It was from Storilabs that I got my first salary, with which I bought myself a mechanical keyboard and a pair of headphones. Spending my own money to buy myself luxuries was a joy I’m sure is relatable to most people. I worked there for a few months, until the online semesters came to an end and I found myself back in college. Academic work along with the tech work for the offline Ragam'22 was too much to manage along with a job, because of which I had to say my farewell to Storilabs.

In the following summer, I moved to Hyderabad and interned at D.E. Shaw. I stayed at a hotel for two months and got to work at a proper office with a standing desk, massive monitors and attended meetings, met deadlines, interacted with a lot of people, and in general, had a blast working there. I also have a lot of great memories from my time chilling with the other interns in and out of the office.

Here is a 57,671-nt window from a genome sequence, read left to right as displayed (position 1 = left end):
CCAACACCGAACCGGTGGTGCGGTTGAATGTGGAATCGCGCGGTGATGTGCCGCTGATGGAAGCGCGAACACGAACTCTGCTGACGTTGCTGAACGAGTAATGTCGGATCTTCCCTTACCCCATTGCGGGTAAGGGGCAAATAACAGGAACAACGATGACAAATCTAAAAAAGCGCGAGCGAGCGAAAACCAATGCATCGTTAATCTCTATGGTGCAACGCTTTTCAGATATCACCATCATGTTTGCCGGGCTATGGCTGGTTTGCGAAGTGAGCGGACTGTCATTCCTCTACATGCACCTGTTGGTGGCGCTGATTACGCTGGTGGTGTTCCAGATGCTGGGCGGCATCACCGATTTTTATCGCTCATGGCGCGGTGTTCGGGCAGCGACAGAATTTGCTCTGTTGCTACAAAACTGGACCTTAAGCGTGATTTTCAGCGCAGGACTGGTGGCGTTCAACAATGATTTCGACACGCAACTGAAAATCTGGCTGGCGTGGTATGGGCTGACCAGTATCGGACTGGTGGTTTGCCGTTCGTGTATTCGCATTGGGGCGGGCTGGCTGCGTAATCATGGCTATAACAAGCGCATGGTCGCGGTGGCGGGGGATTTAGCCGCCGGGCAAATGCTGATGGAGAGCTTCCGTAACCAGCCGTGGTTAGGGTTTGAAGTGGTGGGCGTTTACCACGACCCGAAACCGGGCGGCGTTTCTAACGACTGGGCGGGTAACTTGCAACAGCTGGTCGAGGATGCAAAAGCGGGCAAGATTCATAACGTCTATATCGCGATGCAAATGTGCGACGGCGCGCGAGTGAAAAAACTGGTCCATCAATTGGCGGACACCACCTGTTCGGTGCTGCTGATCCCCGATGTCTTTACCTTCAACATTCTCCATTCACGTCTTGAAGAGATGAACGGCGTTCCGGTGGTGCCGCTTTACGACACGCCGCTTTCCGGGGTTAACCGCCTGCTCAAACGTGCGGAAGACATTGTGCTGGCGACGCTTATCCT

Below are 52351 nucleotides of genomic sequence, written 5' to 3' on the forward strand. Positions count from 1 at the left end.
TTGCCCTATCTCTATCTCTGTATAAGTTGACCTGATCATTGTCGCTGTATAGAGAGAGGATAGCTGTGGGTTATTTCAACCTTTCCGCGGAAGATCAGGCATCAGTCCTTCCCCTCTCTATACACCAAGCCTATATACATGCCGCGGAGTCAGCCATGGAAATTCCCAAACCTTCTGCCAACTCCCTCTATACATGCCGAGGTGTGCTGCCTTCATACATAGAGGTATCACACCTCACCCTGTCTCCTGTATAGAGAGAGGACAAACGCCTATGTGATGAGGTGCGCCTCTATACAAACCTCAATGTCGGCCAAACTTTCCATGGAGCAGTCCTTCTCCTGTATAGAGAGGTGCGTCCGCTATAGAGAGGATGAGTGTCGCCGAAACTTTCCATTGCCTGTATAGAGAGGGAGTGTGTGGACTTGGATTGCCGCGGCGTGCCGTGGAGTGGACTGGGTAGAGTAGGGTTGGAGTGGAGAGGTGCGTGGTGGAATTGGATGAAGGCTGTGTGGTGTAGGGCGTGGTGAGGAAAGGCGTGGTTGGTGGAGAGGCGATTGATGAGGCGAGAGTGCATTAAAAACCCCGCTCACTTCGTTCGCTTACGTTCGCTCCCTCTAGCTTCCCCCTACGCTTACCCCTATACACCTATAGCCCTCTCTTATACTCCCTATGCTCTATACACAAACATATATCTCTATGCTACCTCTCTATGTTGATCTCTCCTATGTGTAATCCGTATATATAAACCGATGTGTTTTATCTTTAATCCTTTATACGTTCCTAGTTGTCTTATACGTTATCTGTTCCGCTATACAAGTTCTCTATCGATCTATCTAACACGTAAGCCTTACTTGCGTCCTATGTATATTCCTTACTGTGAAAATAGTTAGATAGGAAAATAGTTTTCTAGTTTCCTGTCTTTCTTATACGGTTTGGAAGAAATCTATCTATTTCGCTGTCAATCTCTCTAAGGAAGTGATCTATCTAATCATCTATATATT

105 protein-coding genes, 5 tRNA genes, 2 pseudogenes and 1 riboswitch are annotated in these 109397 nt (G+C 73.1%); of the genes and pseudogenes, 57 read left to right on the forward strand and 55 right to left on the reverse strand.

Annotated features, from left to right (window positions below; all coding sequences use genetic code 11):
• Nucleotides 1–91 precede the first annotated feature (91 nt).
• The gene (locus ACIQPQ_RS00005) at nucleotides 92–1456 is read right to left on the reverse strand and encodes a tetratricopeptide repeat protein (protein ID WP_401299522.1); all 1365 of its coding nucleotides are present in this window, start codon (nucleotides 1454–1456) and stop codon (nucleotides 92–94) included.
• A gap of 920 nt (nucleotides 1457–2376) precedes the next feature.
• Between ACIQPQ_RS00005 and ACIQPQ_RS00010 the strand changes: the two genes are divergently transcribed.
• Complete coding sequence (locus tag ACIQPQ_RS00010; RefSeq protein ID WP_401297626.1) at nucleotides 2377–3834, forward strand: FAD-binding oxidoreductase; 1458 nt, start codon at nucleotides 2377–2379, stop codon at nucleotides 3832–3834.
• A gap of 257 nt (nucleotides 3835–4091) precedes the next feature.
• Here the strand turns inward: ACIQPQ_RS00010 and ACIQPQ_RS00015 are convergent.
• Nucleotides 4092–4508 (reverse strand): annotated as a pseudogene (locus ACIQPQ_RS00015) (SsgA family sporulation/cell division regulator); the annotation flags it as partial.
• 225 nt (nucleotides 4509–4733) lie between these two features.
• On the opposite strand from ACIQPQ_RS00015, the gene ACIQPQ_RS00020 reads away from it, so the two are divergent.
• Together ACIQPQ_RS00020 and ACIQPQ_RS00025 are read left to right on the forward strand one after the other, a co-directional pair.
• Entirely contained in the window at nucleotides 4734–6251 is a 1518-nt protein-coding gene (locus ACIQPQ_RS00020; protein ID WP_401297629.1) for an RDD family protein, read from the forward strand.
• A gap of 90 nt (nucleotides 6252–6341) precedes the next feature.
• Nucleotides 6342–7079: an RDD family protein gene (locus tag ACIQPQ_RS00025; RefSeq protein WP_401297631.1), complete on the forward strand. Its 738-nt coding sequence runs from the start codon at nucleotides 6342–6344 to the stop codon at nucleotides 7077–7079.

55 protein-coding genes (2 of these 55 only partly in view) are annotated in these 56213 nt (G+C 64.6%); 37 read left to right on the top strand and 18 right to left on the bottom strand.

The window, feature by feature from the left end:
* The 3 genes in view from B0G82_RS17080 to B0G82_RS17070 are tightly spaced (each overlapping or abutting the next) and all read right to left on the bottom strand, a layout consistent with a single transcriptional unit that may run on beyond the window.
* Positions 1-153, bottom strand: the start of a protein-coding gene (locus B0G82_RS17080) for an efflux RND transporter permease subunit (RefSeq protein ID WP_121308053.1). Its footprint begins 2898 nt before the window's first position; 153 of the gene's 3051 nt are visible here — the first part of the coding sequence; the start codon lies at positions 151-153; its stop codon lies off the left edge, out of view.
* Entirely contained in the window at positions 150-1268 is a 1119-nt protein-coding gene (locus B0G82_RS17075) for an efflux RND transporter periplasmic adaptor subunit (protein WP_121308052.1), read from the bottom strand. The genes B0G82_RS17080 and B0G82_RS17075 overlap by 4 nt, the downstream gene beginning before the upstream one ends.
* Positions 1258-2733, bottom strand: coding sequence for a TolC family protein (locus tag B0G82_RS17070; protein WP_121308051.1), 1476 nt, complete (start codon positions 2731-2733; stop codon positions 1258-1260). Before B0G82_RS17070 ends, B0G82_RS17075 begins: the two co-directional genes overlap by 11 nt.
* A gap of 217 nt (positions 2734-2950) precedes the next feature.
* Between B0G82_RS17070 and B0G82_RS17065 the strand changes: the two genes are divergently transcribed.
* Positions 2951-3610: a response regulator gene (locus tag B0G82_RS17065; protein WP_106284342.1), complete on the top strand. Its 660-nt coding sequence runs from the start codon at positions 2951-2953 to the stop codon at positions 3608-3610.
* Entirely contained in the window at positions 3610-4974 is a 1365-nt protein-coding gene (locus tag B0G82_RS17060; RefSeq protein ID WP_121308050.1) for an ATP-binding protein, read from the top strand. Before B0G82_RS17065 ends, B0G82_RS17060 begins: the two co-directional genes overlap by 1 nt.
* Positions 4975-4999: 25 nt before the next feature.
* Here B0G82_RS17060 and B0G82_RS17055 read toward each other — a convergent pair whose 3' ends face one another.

I feel like I cannot write a blog post about my time at NITC without mentioning the organisational mail. I cannot measure the sheer amount of time I’ve spent reading through silly mail threads, and random drama that pops up in college that prompts mails to all students. I sure am going to miss these mails now that I’m out of college, but I do hope the NITC mail remains just as it is in all it’s glory for years to come


In my opinion, hackathons are a must-have experience for any CS student. Staying up all night with a team working on some project, the last minute grind to get all the deliverables done, the sleep-deprived presentations, and the late night conversations are all things I hope to experience even out of college.

Over my time in college, I’ve been involved in a few hackathons, three of which I’ll remember fondly. The first one was Code For Good, an online hackathon which put us into randomised teams with other college students across India. I remember that even though we started out slow, our team really found our sync, and by the late hours of the night, we were just burning through all the pending tasks. More so than the hackathon itself, I’m grateful for the T-Shirt they provided. It was really comfortable and it ended up becoming an essential part of my pajama weekly rotation.

Another one of my favourite hackathon experiences was NITCkathon (en-ai-tee-see-ka-thon? nitka-thon?), a hackathon conducted within NITC. Take a guess where it was held. We built a mostly functional app, made a killer presentation, bombed the demo, and ended up winning the competition!